Vitamin E is “useful” in treating dementia
A study published in the Journal of the American Medical Association found that a daily dose of vitamin E can help people with dementia.
The study indicated that people who suffer from mild or moderate symptoms of Alzheimer’s disease or dementia, their condition declines more slowly if they take doses of vitamin E compared to people who receive placebo pills.
American researchers said that patients who took doses of vitamin E were able to carry out their daily routines for a longer period, and they also became less in need of the help of others.
The Alzheimer’s Association said the dose was too large and may not be safe.
The study, according to what was published by the BBC Electronic Service, was conducted on 613 people suffering from mild to moderate symptoms of Alzheimer’s disease or dementia.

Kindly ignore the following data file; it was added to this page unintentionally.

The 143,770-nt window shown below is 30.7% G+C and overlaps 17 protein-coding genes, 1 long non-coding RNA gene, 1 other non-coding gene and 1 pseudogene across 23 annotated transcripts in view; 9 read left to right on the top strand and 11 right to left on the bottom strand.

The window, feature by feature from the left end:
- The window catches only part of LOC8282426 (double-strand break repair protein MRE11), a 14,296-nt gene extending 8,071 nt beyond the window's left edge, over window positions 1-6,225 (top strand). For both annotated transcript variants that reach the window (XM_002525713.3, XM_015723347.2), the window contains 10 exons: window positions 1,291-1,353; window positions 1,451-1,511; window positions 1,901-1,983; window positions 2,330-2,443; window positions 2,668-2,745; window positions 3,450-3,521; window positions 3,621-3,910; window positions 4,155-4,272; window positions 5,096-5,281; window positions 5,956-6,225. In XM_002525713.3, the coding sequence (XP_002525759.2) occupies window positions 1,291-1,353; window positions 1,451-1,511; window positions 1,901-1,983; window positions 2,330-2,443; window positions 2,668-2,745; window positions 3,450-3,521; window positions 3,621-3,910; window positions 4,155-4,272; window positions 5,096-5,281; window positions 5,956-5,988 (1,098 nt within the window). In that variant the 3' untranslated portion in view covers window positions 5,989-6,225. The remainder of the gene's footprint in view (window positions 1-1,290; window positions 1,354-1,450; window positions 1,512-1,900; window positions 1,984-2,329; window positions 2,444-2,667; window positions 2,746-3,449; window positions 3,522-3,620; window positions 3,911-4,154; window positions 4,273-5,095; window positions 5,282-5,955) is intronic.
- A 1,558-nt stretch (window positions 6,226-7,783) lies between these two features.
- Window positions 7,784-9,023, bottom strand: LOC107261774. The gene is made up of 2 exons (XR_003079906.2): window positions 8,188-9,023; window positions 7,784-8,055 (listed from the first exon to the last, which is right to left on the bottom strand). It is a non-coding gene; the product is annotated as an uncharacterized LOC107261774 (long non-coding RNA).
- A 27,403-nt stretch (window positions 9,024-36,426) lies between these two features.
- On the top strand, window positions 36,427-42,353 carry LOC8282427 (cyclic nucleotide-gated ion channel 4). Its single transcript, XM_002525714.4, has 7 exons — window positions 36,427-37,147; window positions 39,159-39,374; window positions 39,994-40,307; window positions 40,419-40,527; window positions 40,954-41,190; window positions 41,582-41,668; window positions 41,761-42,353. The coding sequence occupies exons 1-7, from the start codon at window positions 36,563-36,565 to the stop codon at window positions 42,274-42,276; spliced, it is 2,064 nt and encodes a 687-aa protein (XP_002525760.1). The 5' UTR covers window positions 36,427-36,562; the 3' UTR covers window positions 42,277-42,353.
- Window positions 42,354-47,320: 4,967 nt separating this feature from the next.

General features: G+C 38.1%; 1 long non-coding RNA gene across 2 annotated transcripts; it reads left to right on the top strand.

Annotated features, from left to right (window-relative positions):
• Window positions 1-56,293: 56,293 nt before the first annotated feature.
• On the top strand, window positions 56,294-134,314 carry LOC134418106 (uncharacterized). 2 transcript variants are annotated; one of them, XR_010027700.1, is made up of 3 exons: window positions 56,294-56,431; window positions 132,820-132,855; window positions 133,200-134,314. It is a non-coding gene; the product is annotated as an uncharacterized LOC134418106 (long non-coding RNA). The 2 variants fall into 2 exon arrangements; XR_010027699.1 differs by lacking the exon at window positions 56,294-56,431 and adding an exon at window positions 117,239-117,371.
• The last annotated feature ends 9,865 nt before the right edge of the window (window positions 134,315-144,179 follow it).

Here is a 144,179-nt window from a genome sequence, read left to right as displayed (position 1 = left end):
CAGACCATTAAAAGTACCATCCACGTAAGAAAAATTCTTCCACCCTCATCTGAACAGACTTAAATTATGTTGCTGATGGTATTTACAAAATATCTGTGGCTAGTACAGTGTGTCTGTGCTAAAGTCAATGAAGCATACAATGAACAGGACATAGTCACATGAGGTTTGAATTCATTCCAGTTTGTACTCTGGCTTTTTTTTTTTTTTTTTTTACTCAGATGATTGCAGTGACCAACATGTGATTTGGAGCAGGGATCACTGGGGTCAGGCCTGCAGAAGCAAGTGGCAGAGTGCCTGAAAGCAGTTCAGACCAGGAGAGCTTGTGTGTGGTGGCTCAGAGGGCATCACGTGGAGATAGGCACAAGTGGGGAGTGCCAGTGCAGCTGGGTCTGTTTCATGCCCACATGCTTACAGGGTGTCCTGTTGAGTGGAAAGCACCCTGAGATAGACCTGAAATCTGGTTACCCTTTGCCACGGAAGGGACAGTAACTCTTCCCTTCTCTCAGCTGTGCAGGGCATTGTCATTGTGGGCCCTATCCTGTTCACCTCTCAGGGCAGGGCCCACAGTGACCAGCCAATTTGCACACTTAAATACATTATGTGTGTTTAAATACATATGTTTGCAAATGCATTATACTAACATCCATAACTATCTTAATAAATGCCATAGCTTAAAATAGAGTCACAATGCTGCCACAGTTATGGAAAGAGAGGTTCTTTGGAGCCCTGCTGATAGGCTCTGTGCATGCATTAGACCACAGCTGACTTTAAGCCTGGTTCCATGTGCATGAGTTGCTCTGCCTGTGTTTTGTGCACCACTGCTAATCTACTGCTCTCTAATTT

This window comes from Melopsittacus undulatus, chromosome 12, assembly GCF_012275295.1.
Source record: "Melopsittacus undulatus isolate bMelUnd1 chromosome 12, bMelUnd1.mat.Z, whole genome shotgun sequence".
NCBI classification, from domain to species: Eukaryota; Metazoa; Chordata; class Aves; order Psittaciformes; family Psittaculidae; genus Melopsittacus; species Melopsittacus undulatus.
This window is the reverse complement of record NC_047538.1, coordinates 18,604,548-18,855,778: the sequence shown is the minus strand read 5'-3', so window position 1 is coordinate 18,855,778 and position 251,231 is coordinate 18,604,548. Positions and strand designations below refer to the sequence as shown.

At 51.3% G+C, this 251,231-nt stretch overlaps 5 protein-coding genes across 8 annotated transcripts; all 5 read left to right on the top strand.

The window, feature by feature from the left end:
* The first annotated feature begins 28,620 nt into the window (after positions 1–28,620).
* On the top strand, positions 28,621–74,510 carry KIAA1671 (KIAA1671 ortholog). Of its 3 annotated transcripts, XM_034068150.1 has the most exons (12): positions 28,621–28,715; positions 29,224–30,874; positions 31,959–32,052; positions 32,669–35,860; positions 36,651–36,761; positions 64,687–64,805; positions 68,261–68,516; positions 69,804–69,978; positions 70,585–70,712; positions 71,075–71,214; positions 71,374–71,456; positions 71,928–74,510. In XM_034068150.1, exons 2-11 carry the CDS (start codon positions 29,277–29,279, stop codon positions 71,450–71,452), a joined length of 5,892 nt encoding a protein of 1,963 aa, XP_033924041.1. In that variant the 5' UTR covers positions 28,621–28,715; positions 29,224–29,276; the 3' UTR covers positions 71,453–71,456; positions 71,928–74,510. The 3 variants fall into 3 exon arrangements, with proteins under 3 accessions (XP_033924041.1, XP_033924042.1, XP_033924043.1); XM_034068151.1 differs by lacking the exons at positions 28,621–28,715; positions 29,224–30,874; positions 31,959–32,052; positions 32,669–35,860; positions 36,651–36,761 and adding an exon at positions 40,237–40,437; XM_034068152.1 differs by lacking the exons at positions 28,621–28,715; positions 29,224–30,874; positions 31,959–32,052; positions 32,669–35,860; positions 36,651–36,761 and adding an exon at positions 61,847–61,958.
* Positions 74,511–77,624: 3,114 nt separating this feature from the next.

These people were given a daily dose of vitamin E, a dementia treatment drug called memantine, a combination of vitamin E and memantine, or a placebo.
Changes in these patients’ ability to carry out everyday tasks – such as bathing or dressing – were measured over a period of about two years.
The study found that people who took vitamin E declined more slowly than patients who took placebo, as the annual rate of decline decreased by 19 percent.
As for people who received doses of vitamin E (also known as alpha-tocopherol), they needed less help from caregivers, according to the study.